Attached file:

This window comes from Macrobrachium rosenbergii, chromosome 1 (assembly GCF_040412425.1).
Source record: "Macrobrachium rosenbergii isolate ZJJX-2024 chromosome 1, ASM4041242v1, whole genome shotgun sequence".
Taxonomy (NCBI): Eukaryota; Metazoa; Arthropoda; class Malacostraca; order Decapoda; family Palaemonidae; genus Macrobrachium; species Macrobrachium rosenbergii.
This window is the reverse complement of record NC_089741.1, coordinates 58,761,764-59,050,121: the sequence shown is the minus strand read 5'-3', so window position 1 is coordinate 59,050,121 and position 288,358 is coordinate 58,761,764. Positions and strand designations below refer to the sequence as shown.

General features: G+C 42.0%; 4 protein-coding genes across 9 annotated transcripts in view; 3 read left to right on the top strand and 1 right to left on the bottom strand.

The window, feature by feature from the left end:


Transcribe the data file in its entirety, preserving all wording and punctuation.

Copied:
This window comes from Macrobrachium rosenbergii, chromosome 1 (assembly GCF_040412425.1).
Source record: "Macrobrachium rosenbergii isolate ZJJX-2024 chromosome 1, ASM4041242v1, whole genome shotgun sequence".
Taxonomy (NCBI): Eukaryota; Metazoa; Arthropoda; class Malacostraca; order Decapoda; family Palaemonidae; genus Macrobrachium; species Macrobrachium rosenbergii.
This window is the reverse complement of record NC_089741.1, coordinates 58,761,764-59,050,121: the sequence shown is the minus strand read 5'-3', so window position 1 is coordinate 59,050,121 and position 288,358 is coordinate 58,761,764. Positions and strand designations below refer to the sequence as shown.

General features: G+C 42.0%; 4 protein-coding genes across 9 annotated transcripts in view; 3 read left to right on the top strand and 1 right to left on the bottom strand.

The window, feature by feature from the left end: